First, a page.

People often ask me if a Wechsler Intelligence Scale for Children Fifth Edition (WISC-V) is part of a psychoeducational assessment. Then they often ask if this is an intelligence test. A psychoeducational assessment normally consists of an intelligence test such as the WISCV and an achievement test such as the Wechsler Individual Achievement Test Third Edition (WIAT III). The WISC-V has recently become available for use in Australia (by qualified psychologists) which is an updated version of the WISC IV.
An intelligence test such as the WISC-V is useful for measuring your child’s strengths and weaknesses and can be essential component of the diagnosis of certain academic problems or strengths; as such it is important in various procedures such as dyslexia assessments and tests for intellectual disability or giftedness.
The WISC-V is an individually administered clinical tool for assessing cognitive ability of children 6 years through to 16 years and 11 months. The test provides a general intellectual ability score often referred to as your IQ score. It also provides information on different areas of intelligence such as verbal and practical intelligence.
The WISC-V normally takes about 1 to 2 hours to complete as part of a psychoeducational assessment. Normally a qualified psychologist would also administer others tests within a psychoeducational assessment such as an achievement test that would normally take an hour in length. Scoring and writing a report by a qualified psychologist may take from 4 to 8 hours to complete.
There are five main components of the WISC-V called Verbal Comprehension, Visual Spatial, Fluid Reasoning. Working Memory and Processing Speed. Verbal Comprehension measures your child’s language understanding such as what is the meaning of words (vocabulary) and how are two words alike or similar. In comparison, Visual Spatial and Fluid Reasoning tasks measure your child’s practical ability; however, there is still some understanding of language required such as the ability to follow instructions. Working Memory assesses your child’s capacity to hold and manipulate information in their mind over short periods in an auditory and visual manner. In contrast, Processing Speed is designed to measure how quickly your child can perform mental tasks.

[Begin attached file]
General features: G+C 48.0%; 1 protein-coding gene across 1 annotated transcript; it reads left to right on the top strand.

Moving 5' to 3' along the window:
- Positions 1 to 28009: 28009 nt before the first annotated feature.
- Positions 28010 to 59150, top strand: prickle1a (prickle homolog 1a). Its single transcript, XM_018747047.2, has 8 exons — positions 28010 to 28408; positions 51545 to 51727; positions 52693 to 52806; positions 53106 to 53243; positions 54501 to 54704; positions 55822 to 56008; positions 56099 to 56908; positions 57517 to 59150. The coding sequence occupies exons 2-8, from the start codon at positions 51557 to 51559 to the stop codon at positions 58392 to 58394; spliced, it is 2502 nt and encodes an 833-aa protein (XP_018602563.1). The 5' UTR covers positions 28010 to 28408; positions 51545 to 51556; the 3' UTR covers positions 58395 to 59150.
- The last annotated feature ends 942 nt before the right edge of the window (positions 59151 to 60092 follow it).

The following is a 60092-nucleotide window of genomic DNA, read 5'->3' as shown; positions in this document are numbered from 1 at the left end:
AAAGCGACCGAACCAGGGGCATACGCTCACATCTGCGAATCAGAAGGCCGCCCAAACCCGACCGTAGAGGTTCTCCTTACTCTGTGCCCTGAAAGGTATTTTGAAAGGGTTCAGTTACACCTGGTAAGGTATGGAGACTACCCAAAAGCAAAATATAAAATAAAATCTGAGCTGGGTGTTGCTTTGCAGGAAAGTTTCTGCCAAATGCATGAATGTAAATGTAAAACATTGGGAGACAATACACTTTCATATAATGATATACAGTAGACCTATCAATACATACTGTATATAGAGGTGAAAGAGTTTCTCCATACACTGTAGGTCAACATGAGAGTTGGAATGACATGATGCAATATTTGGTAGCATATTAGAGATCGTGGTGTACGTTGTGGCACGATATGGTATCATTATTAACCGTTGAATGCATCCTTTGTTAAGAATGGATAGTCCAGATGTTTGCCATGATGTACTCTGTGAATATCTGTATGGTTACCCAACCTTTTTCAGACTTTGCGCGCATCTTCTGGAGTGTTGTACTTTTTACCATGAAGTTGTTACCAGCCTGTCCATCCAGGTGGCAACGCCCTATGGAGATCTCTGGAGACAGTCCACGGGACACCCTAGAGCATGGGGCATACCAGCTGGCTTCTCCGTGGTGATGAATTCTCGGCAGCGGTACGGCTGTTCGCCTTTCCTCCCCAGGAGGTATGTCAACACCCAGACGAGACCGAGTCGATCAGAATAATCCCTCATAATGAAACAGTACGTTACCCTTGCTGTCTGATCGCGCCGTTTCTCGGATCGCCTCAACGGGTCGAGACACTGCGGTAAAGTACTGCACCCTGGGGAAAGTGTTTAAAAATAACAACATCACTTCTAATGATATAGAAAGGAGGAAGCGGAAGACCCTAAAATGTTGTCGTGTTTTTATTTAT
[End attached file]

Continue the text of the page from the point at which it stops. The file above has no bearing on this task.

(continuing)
Allowing a psychologist to administer these educational assessments, along with other tests such as dyslexia testing and adhd testing for your child, will help in the long run. A teacher may ask for a WISC-V to be completed either to provide early identification of reading and learning issues or to assist in identifying learning disabilities. Alternatively, it can be useful in diagnosing giftedness or assist schools make appropriate accommodations (such as increasing time allowed to complete a test or exam) and develop individual learning plans students.